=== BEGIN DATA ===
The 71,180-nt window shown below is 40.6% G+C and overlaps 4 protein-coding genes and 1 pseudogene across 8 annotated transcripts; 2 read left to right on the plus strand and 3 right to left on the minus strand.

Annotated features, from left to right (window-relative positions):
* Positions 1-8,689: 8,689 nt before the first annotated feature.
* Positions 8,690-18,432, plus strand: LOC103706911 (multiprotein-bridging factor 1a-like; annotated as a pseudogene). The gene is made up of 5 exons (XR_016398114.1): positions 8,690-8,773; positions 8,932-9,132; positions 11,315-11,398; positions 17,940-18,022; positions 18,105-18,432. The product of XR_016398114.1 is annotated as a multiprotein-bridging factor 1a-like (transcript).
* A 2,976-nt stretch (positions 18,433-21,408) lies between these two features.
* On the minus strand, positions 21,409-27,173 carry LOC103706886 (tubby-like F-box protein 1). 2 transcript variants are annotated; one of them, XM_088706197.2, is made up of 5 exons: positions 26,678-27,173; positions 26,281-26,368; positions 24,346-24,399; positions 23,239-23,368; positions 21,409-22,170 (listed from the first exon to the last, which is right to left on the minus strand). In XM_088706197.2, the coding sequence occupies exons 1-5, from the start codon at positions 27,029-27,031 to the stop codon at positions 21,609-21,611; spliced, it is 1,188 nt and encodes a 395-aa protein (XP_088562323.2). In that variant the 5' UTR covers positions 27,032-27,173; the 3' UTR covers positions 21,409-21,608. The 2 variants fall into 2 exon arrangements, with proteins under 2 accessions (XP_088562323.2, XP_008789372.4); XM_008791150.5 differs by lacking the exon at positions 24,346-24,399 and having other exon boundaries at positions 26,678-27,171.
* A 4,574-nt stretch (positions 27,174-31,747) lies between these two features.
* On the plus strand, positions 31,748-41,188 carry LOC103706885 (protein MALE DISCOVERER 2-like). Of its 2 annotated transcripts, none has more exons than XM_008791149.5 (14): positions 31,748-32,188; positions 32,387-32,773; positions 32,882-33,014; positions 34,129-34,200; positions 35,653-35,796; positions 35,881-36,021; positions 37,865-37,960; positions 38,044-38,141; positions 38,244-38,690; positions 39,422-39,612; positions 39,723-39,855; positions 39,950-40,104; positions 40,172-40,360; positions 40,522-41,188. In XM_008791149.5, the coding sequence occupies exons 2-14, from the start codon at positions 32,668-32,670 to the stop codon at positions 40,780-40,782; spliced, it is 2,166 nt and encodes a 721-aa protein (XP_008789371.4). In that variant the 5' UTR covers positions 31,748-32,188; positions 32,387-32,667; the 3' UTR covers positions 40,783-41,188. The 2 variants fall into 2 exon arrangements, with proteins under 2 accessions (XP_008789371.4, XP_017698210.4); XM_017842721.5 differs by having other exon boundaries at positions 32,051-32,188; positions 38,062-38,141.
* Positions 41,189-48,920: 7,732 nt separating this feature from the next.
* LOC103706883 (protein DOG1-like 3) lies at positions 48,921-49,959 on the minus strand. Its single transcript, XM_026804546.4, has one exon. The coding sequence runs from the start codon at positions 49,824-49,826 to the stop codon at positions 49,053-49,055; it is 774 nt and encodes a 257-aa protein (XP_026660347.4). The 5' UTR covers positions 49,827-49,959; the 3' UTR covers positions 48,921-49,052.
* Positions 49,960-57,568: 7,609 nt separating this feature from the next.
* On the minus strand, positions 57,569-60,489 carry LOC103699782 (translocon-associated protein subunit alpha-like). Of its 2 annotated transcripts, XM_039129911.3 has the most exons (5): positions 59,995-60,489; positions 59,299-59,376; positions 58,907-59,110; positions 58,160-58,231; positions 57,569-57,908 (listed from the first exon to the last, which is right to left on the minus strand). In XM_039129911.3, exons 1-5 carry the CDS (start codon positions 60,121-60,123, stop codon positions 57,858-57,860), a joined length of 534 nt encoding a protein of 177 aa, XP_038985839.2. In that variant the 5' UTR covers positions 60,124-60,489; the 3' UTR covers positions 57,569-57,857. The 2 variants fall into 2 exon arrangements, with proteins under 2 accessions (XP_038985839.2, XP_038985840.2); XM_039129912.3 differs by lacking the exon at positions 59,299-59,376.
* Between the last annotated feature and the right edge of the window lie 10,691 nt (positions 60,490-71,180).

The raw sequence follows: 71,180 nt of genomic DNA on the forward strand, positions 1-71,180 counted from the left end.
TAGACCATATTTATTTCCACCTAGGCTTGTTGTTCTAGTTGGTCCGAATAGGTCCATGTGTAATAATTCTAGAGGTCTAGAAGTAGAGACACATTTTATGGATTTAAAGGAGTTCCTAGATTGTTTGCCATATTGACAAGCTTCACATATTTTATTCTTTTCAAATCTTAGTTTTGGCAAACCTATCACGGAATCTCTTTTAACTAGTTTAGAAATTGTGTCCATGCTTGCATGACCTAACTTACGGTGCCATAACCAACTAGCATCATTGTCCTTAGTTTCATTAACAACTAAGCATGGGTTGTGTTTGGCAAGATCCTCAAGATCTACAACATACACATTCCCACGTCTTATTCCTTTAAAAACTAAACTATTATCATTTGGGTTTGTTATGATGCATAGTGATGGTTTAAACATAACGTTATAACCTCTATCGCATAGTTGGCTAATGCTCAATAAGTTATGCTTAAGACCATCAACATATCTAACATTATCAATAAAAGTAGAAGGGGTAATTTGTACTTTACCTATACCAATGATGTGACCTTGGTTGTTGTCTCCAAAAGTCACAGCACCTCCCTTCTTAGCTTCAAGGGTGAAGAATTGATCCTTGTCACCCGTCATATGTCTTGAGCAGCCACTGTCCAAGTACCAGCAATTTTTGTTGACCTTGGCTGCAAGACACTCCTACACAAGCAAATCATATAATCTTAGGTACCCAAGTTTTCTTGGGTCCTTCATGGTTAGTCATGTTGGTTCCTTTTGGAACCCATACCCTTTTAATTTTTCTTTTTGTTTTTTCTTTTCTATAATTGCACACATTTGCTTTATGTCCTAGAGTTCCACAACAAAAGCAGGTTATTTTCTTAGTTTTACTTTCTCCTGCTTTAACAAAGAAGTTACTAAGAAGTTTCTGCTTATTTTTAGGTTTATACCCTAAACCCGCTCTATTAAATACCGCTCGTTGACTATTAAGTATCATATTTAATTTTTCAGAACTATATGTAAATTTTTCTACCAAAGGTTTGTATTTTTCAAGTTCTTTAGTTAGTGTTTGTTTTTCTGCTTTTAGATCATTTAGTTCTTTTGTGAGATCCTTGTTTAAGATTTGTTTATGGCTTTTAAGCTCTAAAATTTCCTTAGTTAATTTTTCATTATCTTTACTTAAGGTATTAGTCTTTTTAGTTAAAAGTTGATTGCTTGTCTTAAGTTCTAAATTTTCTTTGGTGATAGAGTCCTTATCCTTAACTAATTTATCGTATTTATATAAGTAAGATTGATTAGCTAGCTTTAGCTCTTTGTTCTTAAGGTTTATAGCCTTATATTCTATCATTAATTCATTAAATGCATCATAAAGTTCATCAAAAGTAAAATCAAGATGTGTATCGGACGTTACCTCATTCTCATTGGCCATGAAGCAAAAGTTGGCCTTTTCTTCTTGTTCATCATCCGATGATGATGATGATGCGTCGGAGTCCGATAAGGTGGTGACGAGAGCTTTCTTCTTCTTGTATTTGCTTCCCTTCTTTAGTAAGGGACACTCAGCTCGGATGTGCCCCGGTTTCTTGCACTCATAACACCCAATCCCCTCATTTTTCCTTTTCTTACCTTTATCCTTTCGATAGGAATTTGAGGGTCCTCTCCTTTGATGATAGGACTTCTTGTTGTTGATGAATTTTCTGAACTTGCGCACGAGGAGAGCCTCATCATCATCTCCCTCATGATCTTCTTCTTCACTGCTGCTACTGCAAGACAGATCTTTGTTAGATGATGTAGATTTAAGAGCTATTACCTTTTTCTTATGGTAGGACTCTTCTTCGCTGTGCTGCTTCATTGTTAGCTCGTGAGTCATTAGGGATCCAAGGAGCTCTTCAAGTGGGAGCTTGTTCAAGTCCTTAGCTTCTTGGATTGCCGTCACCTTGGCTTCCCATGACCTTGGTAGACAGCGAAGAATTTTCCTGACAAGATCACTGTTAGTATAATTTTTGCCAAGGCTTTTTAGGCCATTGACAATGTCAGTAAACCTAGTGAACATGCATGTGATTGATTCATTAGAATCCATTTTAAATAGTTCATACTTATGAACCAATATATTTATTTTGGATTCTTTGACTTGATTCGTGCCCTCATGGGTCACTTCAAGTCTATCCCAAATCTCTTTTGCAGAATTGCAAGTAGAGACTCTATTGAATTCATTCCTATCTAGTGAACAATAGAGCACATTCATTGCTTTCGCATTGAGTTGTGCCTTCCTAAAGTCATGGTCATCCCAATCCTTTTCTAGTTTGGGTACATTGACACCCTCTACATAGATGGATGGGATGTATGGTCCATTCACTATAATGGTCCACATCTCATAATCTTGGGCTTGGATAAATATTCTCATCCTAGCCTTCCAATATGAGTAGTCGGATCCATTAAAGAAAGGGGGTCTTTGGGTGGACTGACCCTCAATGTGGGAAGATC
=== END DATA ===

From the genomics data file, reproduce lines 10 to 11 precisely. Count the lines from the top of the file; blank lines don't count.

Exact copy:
* LOC103706883 (protein DOG1-like 3) lies at positions 48,921-49,959 on the minus strand. Its single transcript, XM_026804546.4, has one exon. The coding sequence runs from the start codon at positions 49,824-49,826 to the stop codon at positions 49,053-49,055; it is 774 nt and encodes a 257-aa protein (XP_026660347.4). The 5' UTR covers positions 49,827-49,959; the 3' UTR covers positions 48,921-49,052.
* Positions 49,960-57,568: 7,609 nt separating this feature from the next.